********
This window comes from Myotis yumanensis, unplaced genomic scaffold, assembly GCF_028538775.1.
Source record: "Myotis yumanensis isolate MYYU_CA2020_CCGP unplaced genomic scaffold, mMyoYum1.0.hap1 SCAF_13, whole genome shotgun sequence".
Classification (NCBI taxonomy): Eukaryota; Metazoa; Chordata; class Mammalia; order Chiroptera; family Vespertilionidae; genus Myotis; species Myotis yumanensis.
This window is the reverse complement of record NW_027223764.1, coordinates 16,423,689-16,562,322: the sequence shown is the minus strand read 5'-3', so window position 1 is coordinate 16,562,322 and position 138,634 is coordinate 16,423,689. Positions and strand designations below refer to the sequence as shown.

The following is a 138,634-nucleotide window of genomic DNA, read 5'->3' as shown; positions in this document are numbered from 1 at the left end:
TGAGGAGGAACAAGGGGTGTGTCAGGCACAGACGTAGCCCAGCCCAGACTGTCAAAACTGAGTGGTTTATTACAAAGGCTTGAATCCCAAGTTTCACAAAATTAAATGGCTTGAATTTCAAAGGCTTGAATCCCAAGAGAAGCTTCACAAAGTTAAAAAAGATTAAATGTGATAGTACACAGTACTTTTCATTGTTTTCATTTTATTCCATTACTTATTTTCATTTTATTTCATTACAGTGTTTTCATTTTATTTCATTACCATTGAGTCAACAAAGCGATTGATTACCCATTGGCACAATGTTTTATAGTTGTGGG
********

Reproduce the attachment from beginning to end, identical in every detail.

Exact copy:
This window comes from Myotis yumanensis, unplaced genomic scaffold, assembly GCF_028538775.1.
Source record: "Myotis yumanensis isolate MYYU_CA2020_CCGP unplaced genomic scaffold, mMyoYum1.0.hap1 SCAF_13, whole genome shotgun sequence".
Classification (NCBI taxonomy): Eukaryota; Metazoa; Chordata; class Mammalia; order Chiroptera; family Vespertilionidae; genus Myotis; species Myotis yumanensis.
This window is the reverse complement of record NW_027223764.1, coordinates 16,423,689-16,562,322: the sequence shown is the minus strand read 5'-3', so window position 1 is coordinate 16,562,322 and position 138,634 is coordinate 16,423,689. Positions and strand designations below refer to the sequence as shown.

The following is a 138,634-nucleotide window of genomic DNA, read 5'->3' as shown; positions in this document are numbered from 1 at the left end:
TGAGGAGGAACAAGGGGTGTGTCAGGCACAGACGTAGCCCAGCCCAGACTGTCAAAACTGAGTGGTTTATTACAAAGGCTTGAATCCCAAGTTTCACAAAATTAAATGGCTTGAATTTCAAAGGCTTGAATCCCAAGAGAAGCTTCACAAAGTTAAAAAAGATTAAATGTGATAGTACACAGTACTTTTCATTGTTTTCATTTTATTCCATTACTTATTTTCATTTTATTTCATTACAGTGTTTTCATTTTATTTCATTACCATTGAGTCAACAAAGCGATTGATTACCCATTGGCACAATGTTTTATAGTTGTGGG